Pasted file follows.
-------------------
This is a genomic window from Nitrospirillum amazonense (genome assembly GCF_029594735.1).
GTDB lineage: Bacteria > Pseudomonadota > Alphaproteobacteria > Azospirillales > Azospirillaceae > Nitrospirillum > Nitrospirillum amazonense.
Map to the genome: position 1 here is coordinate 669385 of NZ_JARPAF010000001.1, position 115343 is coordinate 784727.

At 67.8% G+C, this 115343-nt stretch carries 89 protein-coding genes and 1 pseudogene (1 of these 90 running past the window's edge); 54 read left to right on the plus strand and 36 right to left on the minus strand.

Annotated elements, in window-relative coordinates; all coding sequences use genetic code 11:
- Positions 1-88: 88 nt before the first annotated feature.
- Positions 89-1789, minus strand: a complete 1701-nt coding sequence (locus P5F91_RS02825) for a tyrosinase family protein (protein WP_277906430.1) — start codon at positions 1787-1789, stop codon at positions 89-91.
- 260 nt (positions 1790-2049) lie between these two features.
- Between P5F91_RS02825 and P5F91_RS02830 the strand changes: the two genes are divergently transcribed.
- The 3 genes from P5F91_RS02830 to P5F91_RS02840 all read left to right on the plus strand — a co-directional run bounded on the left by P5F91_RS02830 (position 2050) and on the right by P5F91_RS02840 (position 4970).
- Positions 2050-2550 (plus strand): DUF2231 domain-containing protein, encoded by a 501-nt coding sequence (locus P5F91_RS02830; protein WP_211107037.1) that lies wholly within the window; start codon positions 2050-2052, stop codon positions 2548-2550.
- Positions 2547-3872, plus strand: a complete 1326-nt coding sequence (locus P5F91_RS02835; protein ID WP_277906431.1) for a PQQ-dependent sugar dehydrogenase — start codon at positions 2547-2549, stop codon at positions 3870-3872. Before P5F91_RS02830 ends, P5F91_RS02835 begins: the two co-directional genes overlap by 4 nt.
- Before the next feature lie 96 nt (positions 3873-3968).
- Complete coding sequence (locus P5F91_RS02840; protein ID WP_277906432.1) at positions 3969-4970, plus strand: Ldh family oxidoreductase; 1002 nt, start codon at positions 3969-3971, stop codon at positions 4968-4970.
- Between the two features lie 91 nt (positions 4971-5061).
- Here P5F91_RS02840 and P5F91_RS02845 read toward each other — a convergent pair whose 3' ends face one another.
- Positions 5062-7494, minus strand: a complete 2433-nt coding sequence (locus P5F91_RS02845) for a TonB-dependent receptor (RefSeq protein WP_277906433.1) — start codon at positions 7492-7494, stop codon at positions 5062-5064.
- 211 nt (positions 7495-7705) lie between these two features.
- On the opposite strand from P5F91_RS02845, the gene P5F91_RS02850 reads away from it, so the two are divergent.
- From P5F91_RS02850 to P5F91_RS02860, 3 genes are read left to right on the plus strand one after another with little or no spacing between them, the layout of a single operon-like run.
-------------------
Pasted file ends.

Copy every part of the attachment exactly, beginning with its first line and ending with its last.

This is a genomic window from Nitrospirillum amazonense (genome assembly GCF_029594735.1).
GTDB lineage: Bacteria > Pseudomonadota > Alphaproteobacteria > Azospirillales > Azospirillaceae > Nitrospirillum > Nitrospirillum amazonense.
Map to the genome: position 1 here is coordinate 669385 of NZ_JARPAF010000001.1, position 115343 is coordinate 784727.

At 67.8% G+C, this 115343-nt stretch carries 89 protein-coding genes and 1 pseudogene (1 of these 90 running past the window's edge); 54 read left to right on the plus strand and 36 right to left on the minus strand.

Annotated elements, in window-relative coordinates; all coding sequences use genetic code 11:
- Positions 1-88: 88 nt before the first annotated feature.
- Positions 89-1789, minus strand: a complete 1701-nt coding sequence (locus P5F91_RS02825) for a tyrosinase family protein (protein WP_277906430.1) — start codon at positions 1787-1789, stop codon at positions 89-91.
- 260 nt (positions 1790-2049) lie between these two features.
- Between P5F91_RS02825 and P5F91_RS02830 the strand changes: the two genes are divergently transcribed.
- The 3 genes from P5F91_RS02830 to P5F91_RS02840 all read left to right on the plus strand — a co-directional run bounded on the left by P5F91_RS02830 (position 2050) and on the right by P5F91_RS02840 (position 4970).
- Positions 2050-2550 (plus strand): DUF2231 domain-containing protein, encoded by a 501-nt coding sequence (locus P5F91_RS02830; protein WP_211107037.1) that lies wholly within the window; start codon positions 2050-2052, stop codon positions 2548-2550.
- Positions 2547-3872, plus strand: a complete 1326-nt coding sequence (locus P5F91_RS02835; protein ID WP_277906431.1) for a PQQ-dependent sugar dehydrogenase — start codon at positions 2547-2549, stop codon at positions 3870-3872. Before P5F91_RS02830 ends, P5F91_RS02835 begins: the two co-directional genes overlap by 4 nt.
- Before the next feature lie 96 nt (positions 3873-3968).
- Complete coding sequence (locus P5F91_RS02840; protein ID WP_277906432.1) at positions 3969-4970, plus strand: Ldh family oxidoreductase; 1002 nt, start codon at positions 3969-3971, stop codon at positions 4968-4970.
- Between the two features lie 91 nt (positions 4971-5061).
- Here P5F91_RS02840 and P5F91_RS02845 read toward each other — a convergent pair whose 3' ends face one another.
- Positions 5062-7494, minus strand: a complete 2433-nt coding sequence (locus P5F91_RS02845) for a TonB-dependent receptor (RefSeq protein WP_277906433.1) — start codon at positions 7492-7494, stop codon at positions 5062-5064.
- 211 nt (positions 7495-7705) lie between these two features.
- On the opposite strand from P5F91_RS02845, the gene P5F91_RS02850 reads away from it, so the two are divergent.
- From P5F91_RS02850 to P5F91_RS02860, 3 genes are read left to right on the plus strand one after another with little or no spacing between them, the layout of a single operon-like run.